Ultimately Tapeworm is a film that by all rights should be incredibly dull. It breaks every convention of good storytelling and manages to be captivating.

Slamdance Film Review: Tapeworm

Film Reviews

The Slamdance Film Festival runs Jan. 24–30 in Park City at the Treasure Mountain Inn. Here, find featurettes about Slamdance 2020 films. Go to slamdance.com for more info and SLUGMag.com/slamdance-2020 for more fest coverage!


Tapeworm
Directors: Milos Mitrovic & Fabian Velasco

Tapeworm is a film that revels in the awkwardness and mundanity of human existence. To say it’s cringe-humor would be missing the mark—you’re not necessarily laughing because what’s happening on the screen is funny, you’re laughing because you don’t know what else to do. It’s an unexpurgated account of people living their lives—the gross, boring, pointless, sad and awkward parts of being human all put up on display without any grandeur or exaggeration. That said, it would be just as disingenuous to call it drama, as it lacks the poignancy and overarching themes that let us leave feeling sad but fulfilled. It’s as though there was a point to the sadness that we can take home.

Told through a series of vignettes following a group of normal people just living their lives, there is a cohesion to Tapeworm that gives it the feeling of a larger narrative even though relatively little happens. There’s no rising action, no denouement, no climax, no moment that makes it all come together. It’s just people doing what people do, devoid of the pithy concise dialogue of the written and edited worlds of cinema. This lack of action is to the film’s benefit, as it creates a feeling of realism that makes the awkward and “cringey” way the characters behave hard to look away from. It’s a feeling that sits somewhere in between morbid curiosity and apathy, bad but never quite bad enough to generate sympathy. There’s a bleak coldness to the way the characters interact—no long speeches, no eloquence, no empathy or understanding—as though no one quite knows how to react.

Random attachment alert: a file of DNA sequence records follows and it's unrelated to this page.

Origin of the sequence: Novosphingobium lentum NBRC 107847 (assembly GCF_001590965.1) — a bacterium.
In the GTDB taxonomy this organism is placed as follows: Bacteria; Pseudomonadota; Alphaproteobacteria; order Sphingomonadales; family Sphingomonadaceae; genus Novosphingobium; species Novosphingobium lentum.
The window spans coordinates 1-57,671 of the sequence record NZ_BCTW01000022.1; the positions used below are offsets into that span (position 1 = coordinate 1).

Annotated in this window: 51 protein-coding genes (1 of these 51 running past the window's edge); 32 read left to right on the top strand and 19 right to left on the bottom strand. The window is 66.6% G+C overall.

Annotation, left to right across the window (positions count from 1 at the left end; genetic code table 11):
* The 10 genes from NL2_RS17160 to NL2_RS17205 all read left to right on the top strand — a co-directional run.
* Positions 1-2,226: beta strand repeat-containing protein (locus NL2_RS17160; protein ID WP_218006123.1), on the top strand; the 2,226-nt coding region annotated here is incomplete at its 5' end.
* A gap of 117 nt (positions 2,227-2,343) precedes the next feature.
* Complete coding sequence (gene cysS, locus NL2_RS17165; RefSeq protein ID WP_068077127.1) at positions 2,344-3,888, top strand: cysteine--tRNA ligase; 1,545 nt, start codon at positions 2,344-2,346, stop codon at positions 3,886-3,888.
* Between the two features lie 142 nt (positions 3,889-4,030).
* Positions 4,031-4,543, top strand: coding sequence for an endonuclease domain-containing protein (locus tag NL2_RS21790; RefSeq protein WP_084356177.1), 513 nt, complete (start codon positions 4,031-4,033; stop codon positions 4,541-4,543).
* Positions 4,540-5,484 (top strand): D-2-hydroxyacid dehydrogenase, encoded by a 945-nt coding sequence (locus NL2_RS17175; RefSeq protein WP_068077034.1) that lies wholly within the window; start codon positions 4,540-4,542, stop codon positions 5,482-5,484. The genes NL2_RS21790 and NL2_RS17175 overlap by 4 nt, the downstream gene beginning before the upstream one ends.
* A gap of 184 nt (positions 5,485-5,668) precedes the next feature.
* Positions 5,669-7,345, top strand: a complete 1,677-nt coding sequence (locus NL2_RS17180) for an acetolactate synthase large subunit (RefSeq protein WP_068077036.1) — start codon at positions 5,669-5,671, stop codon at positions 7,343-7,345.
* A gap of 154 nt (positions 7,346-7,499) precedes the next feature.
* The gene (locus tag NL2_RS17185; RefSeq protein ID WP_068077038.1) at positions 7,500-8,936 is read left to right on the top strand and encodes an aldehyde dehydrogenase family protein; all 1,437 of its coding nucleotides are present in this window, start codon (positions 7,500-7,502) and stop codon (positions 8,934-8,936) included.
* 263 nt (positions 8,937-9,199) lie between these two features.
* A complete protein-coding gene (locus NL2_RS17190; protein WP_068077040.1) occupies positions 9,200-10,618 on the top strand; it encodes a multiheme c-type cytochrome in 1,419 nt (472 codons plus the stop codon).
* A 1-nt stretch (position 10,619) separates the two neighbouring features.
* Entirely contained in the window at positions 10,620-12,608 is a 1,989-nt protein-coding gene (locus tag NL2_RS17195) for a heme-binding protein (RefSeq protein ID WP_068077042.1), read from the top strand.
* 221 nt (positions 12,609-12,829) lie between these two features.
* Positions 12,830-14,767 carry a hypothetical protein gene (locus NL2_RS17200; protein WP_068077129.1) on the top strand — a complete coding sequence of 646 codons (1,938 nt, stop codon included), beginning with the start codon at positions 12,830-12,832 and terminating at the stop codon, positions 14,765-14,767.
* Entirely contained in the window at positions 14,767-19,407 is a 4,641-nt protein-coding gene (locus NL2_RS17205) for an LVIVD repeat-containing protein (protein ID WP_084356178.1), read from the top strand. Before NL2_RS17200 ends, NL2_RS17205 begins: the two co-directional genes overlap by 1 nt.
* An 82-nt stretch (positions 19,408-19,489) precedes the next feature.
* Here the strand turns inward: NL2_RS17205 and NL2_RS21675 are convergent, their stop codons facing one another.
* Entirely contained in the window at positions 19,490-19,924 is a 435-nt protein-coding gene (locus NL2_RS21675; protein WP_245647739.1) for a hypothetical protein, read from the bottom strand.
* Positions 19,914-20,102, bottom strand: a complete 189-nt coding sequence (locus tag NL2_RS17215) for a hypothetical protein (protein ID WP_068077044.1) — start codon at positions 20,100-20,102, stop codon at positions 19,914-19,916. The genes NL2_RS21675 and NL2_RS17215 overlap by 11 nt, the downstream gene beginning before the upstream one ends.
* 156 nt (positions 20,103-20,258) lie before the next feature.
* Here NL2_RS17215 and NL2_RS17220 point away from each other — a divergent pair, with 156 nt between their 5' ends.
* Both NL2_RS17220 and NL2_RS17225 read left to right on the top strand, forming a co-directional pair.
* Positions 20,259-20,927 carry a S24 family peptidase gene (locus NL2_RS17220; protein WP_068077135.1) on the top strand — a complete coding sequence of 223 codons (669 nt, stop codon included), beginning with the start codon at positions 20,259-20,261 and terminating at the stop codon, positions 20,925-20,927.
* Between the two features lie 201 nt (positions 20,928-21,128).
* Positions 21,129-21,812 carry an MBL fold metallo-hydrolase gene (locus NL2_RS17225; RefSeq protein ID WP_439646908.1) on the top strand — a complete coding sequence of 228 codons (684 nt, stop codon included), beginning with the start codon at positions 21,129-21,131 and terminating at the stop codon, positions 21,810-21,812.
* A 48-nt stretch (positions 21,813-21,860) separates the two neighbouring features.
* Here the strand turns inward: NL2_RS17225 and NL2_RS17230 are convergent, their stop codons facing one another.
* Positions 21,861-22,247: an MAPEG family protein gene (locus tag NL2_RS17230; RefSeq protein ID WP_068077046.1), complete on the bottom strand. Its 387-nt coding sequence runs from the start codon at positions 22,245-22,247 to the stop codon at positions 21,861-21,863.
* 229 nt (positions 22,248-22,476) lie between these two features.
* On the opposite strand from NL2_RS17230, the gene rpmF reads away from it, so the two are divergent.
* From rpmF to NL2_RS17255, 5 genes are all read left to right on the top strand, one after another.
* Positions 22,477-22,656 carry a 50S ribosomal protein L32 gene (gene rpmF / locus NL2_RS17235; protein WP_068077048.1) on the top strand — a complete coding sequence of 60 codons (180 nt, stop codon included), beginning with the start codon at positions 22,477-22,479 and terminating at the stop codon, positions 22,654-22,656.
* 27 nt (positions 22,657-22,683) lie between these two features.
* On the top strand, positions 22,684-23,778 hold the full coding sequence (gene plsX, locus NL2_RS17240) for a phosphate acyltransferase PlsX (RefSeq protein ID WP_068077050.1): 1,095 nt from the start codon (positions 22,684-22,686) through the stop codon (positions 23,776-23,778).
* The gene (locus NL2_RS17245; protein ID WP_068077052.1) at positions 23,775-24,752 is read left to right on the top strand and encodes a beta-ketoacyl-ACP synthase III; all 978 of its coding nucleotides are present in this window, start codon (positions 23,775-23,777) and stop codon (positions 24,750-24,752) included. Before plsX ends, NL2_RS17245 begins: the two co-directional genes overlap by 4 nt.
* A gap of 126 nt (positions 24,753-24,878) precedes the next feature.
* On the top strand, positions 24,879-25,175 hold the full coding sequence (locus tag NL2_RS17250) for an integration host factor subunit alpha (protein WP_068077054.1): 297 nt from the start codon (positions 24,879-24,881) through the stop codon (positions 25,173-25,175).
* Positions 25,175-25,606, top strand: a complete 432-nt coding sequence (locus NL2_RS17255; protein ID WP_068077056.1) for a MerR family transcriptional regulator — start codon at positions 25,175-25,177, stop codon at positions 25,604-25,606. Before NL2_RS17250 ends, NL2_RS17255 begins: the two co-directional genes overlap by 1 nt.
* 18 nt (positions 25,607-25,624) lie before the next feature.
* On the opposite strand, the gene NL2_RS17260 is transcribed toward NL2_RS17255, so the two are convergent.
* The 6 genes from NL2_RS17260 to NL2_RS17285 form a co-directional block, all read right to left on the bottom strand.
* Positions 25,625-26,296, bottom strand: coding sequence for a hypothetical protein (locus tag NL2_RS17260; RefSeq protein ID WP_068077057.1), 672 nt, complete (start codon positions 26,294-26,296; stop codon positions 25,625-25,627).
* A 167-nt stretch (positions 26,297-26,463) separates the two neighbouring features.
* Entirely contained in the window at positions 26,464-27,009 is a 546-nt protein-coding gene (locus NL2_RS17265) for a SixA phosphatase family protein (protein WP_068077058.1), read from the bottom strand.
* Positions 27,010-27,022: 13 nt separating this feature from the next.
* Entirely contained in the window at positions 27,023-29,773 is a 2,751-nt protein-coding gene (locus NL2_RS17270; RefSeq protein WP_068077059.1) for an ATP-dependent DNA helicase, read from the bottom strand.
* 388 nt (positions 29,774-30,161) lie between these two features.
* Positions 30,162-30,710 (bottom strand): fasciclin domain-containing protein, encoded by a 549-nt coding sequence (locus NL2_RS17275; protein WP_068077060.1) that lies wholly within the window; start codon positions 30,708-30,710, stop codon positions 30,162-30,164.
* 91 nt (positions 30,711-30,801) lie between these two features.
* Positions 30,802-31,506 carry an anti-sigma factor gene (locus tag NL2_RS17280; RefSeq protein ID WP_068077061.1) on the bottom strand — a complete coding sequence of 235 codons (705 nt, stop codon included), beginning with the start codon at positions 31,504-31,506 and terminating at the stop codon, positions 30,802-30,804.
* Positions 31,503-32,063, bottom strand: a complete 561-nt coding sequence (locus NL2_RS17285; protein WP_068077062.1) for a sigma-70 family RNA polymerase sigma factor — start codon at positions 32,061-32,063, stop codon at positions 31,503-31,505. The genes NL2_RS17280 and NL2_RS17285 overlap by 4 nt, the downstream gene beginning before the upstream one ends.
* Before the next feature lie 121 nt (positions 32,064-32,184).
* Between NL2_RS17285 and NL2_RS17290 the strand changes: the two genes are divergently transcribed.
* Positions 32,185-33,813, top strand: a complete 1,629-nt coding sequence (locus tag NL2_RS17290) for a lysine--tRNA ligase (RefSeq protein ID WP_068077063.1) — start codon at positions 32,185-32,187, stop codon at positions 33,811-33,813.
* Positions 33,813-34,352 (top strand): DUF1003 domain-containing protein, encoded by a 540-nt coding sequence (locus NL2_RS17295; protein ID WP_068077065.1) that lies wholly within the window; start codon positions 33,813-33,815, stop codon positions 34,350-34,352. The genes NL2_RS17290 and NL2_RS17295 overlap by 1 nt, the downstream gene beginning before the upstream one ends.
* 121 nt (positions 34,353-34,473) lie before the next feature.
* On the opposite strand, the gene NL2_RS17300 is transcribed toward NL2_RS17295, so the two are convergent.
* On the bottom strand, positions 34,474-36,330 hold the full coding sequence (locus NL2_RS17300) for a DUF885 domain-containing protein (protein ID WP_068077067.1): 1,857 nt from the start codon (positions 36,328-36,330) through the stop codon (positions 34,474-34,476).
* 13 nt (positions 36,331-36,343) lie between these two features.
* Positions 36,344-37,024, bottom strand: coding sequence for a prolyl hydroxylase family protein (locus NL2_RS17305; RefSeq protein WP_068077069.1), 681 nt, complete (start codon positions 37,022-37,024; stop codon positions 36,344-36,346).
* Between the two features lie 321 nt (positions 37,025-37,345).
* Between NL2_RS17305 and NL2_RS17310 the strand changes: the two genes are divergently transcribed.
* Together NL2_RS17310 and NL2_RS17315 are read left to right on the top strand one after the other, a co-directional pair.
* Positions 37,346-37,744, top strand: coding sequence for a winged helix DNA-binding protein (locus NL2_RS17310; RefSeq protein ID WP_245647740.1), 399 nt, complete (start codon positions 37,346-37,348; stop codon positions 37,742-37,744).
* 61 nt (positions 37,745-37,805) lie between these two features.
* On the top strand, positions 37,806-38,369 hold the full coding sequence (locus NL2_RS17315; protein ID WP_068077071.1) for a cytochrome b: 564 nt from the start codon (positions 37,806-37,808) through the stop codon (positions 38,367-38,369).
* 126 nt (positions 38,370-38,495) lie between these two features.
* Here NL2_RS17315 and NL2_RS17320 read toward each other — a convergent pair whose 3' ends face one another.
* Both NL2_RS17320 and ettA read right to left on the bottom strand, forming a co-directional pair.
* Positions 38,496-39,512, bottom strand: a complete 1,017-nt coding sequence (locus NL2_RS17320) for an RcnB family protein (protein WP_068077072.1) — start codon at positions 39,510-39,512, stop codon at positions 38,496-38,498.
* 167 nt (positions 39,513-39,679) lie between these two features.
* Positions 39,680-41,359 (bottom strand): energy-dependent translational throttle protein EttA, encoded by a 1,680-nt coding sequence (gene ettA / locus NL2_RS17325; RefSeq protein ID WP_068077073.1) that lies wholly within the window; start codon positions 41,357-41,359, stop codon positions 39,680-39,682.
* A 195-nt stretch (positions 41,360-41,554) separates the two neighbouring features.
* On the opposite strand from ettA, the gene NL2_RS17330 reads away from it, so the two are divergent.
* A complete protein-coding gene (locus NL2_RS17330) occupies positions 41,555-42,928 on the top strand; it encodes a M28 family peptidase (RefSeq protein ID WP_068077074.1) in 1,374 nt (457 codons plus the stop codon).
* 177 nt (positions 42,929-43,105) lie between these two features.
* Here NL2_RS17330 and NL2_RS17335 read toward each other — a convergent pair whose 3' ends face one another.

Aesthetically, the film has the feeling of a voyeuristic documentary, with shots framed through doors or around corners and a shaky, grainy, washed-out look that perfectly echoes the shaky washed-out lives these people are living. It’s bleak, but also completely believable, always stopping just short of making any grand claims or pushing overbearing metaphors onto the audience that might create a wall of meaning to hide behind. There is a language and rhythm to cinema that we have come to expect, moments when we know the camera will look away, things we don’t show not only because they are gross or violent, but because they are boring. This film breaks that expectation, lingering on moments that add no new information, that aren’t pretty or interesting, but that do happen and are true to the characters and by doing so it also breaks that feeling of cinema, the feeling that what you’re seeing is scripted or that the people you’re seeing are fictional.

Ultimately Tapeworm is a film that by all rights should be incredibly dull. It breaks every convention of good storytelling and manages to be utterly captivating. –Lois Brady


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